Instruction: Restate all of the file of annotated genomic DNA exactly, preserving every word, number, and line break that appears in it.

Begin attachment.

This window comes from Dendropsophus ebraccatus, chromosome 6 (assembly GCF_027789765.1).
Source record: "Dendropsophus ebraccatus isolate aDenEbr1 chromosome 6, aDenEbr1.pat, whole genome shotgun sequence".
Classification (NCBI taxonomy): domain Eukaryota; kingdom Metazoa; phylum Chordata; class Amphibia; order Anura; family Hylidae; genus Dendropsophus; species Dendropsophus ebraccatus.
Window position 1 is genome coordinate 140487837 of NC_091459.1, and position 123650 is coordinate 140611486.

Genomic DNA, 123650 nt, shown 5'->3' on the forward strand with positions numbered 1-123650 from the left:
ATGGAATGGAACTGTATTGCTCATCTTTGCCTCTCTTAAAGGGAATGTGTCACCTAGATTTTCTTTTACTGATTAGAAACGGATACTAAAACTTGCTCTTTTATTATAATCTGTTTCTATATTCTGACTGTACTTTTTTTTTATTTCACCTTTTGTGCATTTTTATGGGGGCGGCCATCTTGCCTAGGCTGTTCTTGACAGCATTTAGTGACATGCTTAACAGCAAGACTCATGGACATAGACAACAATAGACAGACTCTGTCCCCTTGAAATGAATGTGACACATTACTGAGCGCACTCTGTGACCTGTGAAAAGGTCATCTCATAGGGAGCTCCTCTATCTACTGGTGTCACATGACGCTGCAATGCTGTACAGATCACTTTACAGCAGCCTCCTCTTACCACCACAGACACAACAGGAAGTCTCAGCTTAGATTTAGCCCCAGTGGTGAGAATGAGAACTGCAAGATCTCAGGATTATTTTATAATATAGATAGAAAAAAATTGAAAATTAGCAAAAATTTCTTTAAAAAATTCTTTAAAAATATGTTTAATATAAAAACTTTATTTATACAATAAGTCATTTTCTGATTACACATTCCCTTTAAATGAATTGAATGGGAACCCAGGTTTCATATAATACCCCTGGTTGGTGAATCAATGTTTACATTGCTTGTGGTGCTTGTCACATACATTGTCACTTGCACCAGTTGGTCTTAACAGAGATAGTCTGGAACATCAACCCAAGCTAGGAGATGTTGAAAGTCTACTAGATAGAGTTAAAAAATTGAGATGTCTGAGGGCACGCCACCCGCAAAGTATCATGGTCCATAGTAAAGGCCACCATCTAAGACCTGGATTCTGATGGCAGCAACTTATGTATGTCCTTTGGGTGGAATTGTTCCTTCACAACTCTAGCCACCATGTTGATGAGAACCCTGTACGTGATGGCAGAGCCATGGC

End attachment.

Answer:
This window comes from Dendropsophus ebraccatus, chromosome 6 (assembly GCF_027789765.1).
Source record: "Dendropsophus ebraccatus isolate aDenEbr1 chromosome 6, aDenEbr1.pat, whole genome shotgun sequence".
Classification (NCBI taxonomy): domain Eukaryota; kingdom Metazoa; phylum Chordata; class Amphibia; order Anura; family Hylidae; genus Dendropsophus; species Dendropsophus ebraccatus.
Window position 1 is genome coordinate 140487837 of NC_091459.1, and position 123650 is coordinate 140611486.

Genomic DNA, 123650 nt, shown 5'->3' on the forward strand with positions numbered 1-123650 from the left:
ATGGAATGGAACTGTATTGCTCATCTTTGCCTCTCTTAAAGGGAATGTGTCACCTAGATTTTCTTTTACTGATTAGAAACGGATACTAAAACTTGCTCTTTTATTATAATCTGTTTCTATATTCTGACTGTACTTTTTTTTTATTTCACCTTTTGTGCATTTTTATGGGGGCGGCCATCTTGCCTAGGCTGTTCTTGACAGCATTTAGTGACATGCTTAACAGCAAGACTCATGGACATAGACAACAATAGACAGACTCTGTCCCCTTGAAATGAATGTGACACATTACTGAGCGCACTCTGTGACCTGTGAAAAGGTCATCTCATAGGGAGCTCCTCTATCTACTGGTGTCACATGACGCTGCAATGCTGTACAGATCACTTTACAGCAGCCTCCTCTTACCACCACAGACACAACAGGAAGTCTCAGCTTAGATTTAGCCCCAGTGGTGAGAATGAGAACTGCAAGATCTCAGGATTATTTTATAATATAGATAGAAAAAAATTGAAAATTAGCAAAAATTTCTTTAAAAAATTCTTTAAAAATATGTTTAATATAAAAACTTTATTTATACAATAAGTCATTTTCTGATTACACATTCCCTTTAAATGAATTGAATGGGAACCCAGGTTTCATATAATACCCCTGGTTGGTGAATCAATGTTTACATTGCTTGTGGTGCTTGTCACATACATTGTCACTTGCACCAGTTGGTCTTAACAGAGATAGTCTGGAACATCAACCCAAGCTAGGAGATGTTGAAAGTCTACTAGATAGAGTTAAAAAATTGAGATGTCTGAGGGCACGCCACCCGCAAAGTATCATGGTCCATAGTAAAGGCCACCATCTAAGACCTGGATTCTGATGGCAGCAACTTATGTATGTCCTTTGGGTGGAATTGTTCCTTCACAACTCTAGCCACCATGTTGATGAGAACCCTGTACGTGATGGCAGAGCCATGGC